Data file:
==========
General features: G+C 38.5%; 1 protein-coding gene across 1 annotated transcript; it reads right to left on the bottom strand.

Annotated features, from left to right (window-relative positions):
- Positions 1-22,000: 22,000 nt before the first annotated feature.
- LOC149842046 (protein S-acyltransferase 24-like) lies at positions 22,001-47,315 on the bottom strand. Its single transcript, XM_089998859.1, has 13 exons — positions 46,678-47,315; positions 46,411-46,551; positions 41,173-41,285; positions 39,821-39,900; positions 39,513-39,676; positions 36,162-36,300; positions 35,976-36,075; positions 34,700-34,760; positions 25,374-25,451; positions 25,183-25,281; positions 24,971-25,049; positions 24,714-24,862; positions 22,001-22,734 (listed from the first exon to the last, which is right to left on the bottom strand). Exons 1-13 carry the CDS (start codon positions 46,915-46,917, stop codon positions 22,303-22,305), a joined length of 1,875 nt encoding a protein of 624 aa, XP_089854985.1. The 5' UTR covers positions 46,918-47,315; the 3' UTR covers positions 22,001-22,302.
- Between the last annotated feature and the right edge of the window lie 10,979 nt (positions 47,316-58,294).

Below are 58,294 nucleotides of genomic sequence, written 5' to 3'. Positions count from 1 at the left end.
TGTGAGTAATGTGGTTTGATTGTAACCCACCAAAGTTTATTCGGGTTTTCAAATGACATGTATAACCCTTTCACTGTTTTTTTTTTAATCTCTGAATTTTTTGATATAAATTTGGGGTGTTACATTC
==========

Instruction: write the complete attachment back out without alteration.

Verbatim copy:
General features: G+C 38.5%; 1 protein-coding gene across 1 annotated transcript; it reads right to left on the bottom strand.

Annotated features, from left to right (window-relative positions):
- Positions 1-22,000: 22,000 nt before the first annotated feature.
- LOC149842046 (protein S-acyltransferase 24-like) lies at positions 22,001-47,315 on the bottom strand. Its single transcript, XM_089998859.1, has 13 exons — positions 46,678-47,315; positions 46,411-46,551; positions 41,173-41,285; positions 39,821-39,900; positions 39,513-39,676; positions 36,162-36,300; positions 35,976-36,075; positions 34,700-34,760; positions 25,374-25,451; positions 25,183-25,281; positions 24,971-25,049; positions 24,714-24,862; positions 22,001-22,734 (listed from the first exon to the last, which is right to left on the bottom strand). Exons 1-13 carry the CDS (start codon positions 46,915-46,917, stop codon positions 22,303-22,305), a joined length of 1,875 nt encoding a protein of 624 aa, XP_089854985.1. The 5' UTR covers positions 46,918-47,315; the 3' UTR covers positions 22,001-22,302.
- Between the last annotated feature and the right edge of the window lie 10,979 nt (positions 47,316-58,294).

Below are 58,294 nucleotides of genomic sequence, written 5' to 3'. Positions count from 1 at the left end.
TGTGAGTAATGTGGTTTGATTGTAACCCACCAAAGTTTATTCGGGTTTTCAAATGACATGTATAACCCTTTCACTGTTTTTTTTTTAATCTCTGAATTTTTTGATATAAATTTGGGGTGTTACATTC